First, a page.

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Randomised controlled trial
Routine antibiotics given for uncomplicated severe acute malnutrition reduce mortality and improve nutritional recovery
  1. Marko Kerac
  1. Department of Epidemiology and Public Health, Leonard Cheshire Disability and Inclusive Development Centre, University College London, London, UK
  1. Correspondence to: Dr Marko Kerac
    Department of Epidemiology and Public Health, Leonard Cheshire Disability and Inclusive Development Centre, University College London, 1-19 Torrington Place, London WC1E 6BT, UK; marko.kerac{at}gmail.com

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Commentary on: Trehan I, Goldbach HS, LaGrone LN, et al. Antibiotics as part of the management of severe acute malnutrition. N Engl J Med 2013;368:425–35.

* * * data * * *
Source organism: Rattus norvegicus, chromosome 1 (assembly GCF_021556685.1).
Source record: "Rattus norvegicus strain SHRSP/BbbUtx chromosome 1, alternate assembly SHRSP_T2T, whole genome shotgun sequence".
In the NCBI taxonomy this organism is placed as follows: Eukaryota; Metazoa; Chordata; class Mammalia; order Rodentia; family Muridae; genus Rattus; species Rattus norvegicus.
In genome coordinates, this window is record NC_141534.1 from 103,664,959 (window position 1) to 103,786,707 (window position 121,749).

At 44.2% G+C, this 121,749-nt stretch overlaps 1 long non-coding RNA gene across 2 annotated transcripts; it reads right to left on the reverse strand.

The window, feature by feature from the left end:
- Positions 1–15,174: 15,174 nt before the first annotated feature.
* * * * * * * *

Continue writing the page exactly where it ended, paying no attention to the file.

Context

Severe acute malnutrition (SAM) causes over one million child deaths per year.1 Community Management of Acute Malnutrition (CMAM) classifies clinically stable children with good appetite as having ‘uncomplicated SAM’. They are treated as outpatients using specially formulated ready-to-use therapeutic foods.2 Many programmes also give routine antibiotics. This is not evidence-based, but a continuation from old, inpatient-only, treatment approaches where children often presented late and were, hence, much sicker on admission. Since antibiotics also have costs and potential risks, this study evaluated their use in uncomplicated SAM.

Methods

This is a double-blind, placebo-controlled, randomised trial examining two different oral antibiotics, amoxicillin and cefdinir, given for 7 days at CMAM admission. A …

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